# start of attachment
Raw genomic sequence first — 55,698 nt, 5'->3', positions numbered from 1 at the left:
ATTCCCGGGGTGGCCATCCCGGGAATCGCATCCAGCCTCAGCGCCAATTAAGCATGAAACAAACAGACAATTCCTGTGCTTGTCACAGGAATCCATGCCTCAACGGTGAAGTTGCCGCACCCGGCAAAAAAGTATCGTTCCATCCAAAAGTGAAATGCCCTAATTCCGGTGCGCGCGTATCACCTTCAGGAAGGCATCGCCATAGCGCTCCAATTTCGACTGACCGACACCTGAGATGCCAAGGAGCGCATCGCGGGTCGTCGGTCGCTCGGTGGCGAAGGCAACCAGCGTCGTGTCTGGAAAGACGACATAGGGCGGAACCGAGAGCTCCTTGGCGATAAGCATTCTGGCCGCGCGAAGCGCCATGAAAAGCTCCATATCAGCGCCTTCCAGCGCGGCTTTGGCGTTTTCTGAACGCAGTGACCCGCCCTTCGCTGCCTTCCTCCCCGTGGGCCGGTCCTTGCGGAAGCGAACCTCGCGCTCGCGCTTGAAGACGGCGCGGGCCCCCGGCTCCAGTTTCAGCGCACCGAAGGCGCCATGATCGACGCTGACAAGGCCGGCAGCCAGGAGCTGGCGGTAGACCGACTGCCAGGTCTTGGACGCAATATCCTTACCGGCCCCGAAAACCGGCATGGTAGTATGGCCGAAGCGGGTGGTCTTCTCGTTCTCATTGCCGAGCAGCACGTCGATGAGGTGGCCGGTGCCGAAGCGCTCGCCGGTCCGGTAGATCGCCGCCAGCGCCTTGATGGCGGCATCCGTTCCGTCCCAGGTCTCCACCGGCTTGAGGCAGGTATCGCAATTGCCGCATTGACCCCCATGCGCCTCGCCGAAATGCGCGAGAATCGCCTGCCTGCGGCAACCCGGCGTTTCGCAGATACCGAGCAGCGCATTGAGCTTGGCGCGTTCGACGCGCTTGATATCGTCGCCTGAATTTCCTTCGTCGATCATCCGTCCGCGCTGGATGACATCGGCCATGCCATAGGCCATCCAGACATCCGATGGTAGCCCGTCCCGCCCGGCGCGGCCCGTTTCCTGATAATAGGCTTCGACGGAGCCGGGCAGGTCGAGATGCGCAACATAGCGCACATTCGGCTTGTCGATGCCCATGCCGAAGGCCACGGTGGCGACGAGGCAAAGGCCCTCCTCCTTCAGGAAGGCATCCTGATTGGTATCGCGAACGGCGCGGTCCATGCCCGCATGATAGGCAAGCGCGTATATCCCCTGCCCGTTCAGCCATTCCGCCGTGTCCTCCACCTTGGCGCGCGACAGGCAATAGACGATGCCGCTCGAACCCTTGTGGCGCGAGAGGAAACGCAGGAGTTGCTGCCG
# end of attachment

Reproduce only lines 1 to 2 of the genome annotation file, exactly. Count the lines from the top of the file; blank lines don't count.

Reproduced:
Raw genomic sequence first — 55,698 nt, 5'->3', positions numbered from 1 at the left:
ATTCCCGGGGTGGCCATCCCGGGAATCGCATCCAGCCTCAGCGCCAATTAAGCATGAAACAAACAGACAATTCCTGTGCTTGTCACAGGAATCCATGCCTCAACGGTGAAGTTGCCGCACCCGGCAAAAAAGTATCGTTCCATCCAAAAGTGAAATGCCCTAATTCCGGTGCGCGCGTATCACCTTCAGGAAGGCATCGCCATAGCGCTCCAATTTCGACTGACCGACACCTGAGATGCCAAGGAGCGCATCGCGGGTCGTCGGTCGCTCGGTGGCGAAGGCAACCAGCGTCGTGTCTGGAAAGACGACATAGGGCGGAACCGAGAGCTCCTTGGCGATAAGCATTCTGGCCGCGCGAAGCGCCATGAAAAGCTCCATATCAGCGCCTTCCAGCGCGGCTTTGGCGTTTTCTGAACGCAGTGACCCGCCCTTCGCTGCCTTCCTCCCCGTGGGCCGGTCCTTGCGGAAGCGAACCTCGCGCTCGCGCTTGAAGACGGCGCGGGCCCCCGGCTCCAGTTTCAGCGCACCGAAGGCGCCATGATCGACGCTGACAAGGCCGGCAGCCAGGAGCTGGCGGTAGACCGACTGCCAGGTCTTGGACGCAATATCCTTACCGGCCCCGAAAACCGGCATGGTAGTATGGCCGAAGCGGGTGGTCTTCTCGTTCTCATTGCCGAGCAGCACGTCGATGAGGTGGCCGGTGCCGAAGCGCTCGCCGGTCCGGTAGATCGCCGCCAGCGCCTTGATGGCGGCATCCGTTCCGTCCCAGGTCTCCACCGGCTTGAGGCAGGTATCGCAATTGCCGCATTGACCCCCATGCGCCTCGCCGAAATGCGCGAGAATCGCCTGCCTGCGGCAACCCGGCGTTTCGCAGATACCGAGCAGCGCATTGAGCTTGGCGCGTTCGACGCGCTTGATATCGTCGCCTGAATTTCCTTCGTCGATCATCCGTCCGCGCTGGATGACATCGGCCATGCCATAGGCCATCCAGACATCCGATGGTAGCCCGTCCCGCCCGGCGCGGCCCGTTTCCTGATAATAGGCTTCGACGGAGCCGGGCAGGTCGAGATGCGCAACATAGCGCACATTCGGCTTGTCGATGCCCATGCCGAAGGCCACGGTGGCGACGAGGCAAAGGCCCTCCTCCTTCAGGAAGGCATCCTGATTGGTATCGCGAACGGCGCGGTCCATGCCCGCATGATAGGCAAGCGCGTATATCCCCTGCCCGTTCAGCCATTCCGCCGTGTCCTCCACCTTGGCGCGCGACAGGCAATAGACGATGCCGCTCGAACCCTTGTGGCGCGAGAGGAAACGCAGGAGTTGCTGCCG